Demystifying Autonomous Driving

When Robert Whitehead invented the self-propelled torpedo in the 1860s, the early guidance system for maintaining depth was so new and essential he called it “The Secret.” Airplanes got autopilots just a decade after the Wright brothers. These days, your breakfast cereal was probably gathered by a driverless harvester. Sailboats have autotillers. Semi-autonomous military drones kill from the air, and robot vacuum cleaners confuse our pets.

In the past five years, autonomous driving has gone from “maybe possible” to “definitely possible” to “inevitable” to “how did anyone ever think this wasn’t inevitable?” Every significant automaker is pursuing the tech, eager to rebrand and rebuild itself as a “mobility provider” before the idea of car ownership goes kaput. Waymo, the company that emerged from Google’s self-driving car project, has been at it the longest, but its monopoly has eroded, of late. Ride-hailing companies like Waymo, Lyft and Uber are hustling to dismiss the profit-gobbling human drivers who now shuttle their users about. Tech giants like Intel, IBM, and Apple are looking to carve off their slice of the pie as well. Countless hungry startups have materialized to fill niches in a burgeoning ecosystem, focusing on laser sensors, compressing mapping data, and setting up service centers to maintain the vehicles.

The autonomous industry saw a rise after a group of students from Stanford University won the DARPA grand challenge in 2007 which included pioneers such as Sebastian Thrun, Mike Montemerlo, Hendrik Dahlkamp, and David Stavens. Shortly, Sebastian Thrun was hired by Google to work on their own self-driving cars which ignited the spark of getting self-driving fleets on the road.


So, how exactly does an autonomous vehicle work?

There are 5 core components:

    Computer Vision tells the car how the world around it looks like. Typically, a camera is fitted on the top of a car which captures the images in real time and runs a Deep Neural-Network to find objects close to the car. Typical use case of such would be Object-Detection or Lane-Segmentation.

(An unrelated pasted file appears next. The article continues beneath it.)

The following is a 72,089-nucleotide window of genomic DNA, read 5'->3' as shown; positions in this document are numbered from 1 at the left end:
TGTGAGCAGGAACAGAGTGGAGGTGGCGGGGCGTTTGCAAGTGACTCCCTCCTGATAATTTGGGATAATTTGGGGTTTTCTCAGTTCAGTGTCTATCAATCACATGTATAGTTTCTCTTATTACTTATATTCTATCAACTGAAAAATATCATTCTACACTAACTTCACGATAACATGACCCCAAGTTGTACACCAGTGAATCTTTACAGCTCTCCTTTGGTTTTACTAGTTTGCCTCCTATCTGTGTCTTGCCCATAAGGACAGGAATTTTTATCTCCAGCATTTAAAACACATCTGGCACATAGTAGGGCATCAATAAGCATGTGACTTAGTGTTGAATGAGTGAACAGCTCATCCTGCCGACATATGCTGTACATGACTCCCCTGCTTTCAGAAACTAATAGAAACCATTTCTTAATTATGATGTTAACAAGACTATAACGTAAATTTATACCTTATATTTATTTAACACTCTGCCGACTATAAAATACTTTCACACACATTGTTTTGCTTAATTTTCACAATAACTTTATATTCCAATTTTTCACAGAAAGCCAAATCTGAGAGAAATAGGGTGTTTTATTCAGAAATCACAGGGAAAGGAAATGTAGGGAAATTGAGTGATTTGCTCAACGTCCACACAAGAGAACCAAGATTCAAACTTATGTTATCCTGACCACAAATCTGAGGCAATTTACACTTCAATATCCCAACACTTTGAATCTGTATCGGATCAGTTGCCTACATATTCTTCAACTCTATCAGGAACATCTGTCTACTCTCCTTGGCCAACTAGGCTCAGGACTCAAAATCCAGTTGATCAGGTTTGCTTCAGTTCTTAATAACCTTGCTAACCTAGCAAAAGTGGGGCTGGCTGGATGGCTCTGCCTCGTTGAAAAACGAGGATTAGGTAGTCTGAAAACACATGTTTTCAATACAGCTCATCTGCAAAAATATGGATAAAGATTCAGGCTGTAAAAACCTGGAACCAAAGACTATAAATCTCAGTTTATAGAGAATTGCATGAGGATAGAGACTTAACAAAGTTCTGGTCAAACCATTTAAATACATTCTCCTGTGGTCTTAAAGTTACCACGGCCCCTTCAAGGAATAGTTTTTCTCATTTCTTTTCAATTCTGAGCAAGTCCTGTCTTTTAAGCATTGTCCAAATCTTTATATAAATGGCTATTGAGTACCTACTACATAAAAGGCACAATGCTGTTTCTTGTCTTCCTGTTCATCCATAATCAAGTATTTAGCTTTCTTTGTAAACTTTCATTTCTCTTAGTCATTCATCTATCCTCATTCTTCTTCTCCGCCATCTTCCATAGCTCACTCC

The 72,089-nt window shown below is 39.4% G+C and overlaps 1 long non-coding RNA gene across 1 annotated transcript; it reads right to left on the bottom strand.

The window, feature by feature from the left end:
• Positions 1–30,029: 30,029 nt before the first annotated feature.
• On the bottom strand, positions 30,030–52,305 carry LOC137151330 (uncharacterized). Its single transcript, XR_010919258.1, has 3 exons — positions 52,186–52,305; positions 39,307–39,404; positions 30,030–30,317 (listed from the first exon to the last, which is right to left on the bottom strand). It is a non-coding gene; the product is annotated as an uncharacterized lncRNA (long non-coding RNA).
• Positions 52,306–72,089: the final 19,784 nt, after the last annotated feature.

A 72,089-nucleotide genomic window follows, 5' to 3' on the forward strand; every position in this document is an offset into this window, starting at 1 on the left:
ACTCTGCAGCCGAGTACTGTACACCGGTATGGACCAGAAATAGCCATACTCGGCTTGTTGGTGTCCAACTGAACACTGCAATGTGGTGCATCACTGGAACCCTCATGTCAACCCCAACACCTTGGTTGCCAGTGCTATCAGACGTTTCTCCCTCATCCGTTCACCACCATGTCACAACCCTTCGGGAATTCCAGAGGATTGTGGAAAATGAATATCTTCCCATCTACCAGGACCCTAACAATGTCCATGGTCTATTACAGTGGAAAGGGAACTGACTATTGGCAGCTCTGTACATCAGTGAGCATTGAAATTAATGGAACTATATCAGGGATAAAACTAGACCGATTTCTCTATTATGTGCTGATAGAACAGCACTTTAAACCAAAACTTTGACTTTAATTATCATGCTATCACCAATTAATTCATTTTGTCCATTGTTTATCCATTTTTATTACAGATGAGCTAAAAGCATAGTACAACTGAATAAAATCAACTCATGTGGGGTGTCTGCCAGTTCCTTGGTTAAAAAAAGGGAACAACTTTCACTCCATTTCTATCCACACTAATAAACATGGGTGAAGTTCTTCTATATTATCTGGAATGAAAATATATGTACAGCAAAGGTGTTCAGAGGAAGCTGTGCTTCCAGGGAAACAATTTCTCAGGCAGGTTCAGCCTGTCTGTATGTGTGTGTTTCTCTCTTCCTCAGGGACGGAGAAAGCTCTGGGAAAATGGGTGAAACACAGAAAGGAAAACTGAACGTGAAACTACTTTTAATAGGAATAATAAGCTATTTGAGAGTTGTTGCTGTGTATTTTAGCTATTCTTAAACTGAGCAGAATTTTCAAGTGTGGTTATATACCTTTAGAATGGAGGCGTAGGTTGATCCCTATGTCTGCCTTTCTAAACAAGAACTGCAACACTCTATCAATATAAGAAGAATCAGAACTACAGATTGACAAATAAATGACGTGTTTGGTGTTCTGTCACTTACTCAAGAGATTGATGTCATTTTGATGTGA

Sensor Fusion typically incorporates Lasers,Radar, Lidar which emits signals to get a richer understanding of the things around the vehicle. Once we’ve understood the environment around us we then move on to localization.
    Localization helps the car understand where exactly we are in the world. A simple way how a car understands localization would be its GPS coordinates.
A point-cloud using LiDAR data
  • PATH-PLANNING : Once the basic groundwork has been done, now comes the most important part i.e. path-planning.Path-planning involves basic understanding on how we intend the self-driving car to move and in which direction. An example would be using the previous Lane-Segmentation to move on that lane.
A real-time lane-segmentation using Deep NN
  • CONTROL : This is the final step for the self-driving car which in which the car needs to understand the accurate steering angle needed, when to hit the throttle or the brakes etc in order to execute the trajectory the car wishes to follow.

So, that’s pretty much how self-driving cars work at a high-level. Everything else that self-driving cars do are more sophisticated implementations of these key components.

See you next time!

– Siddhartha Chowdhuri

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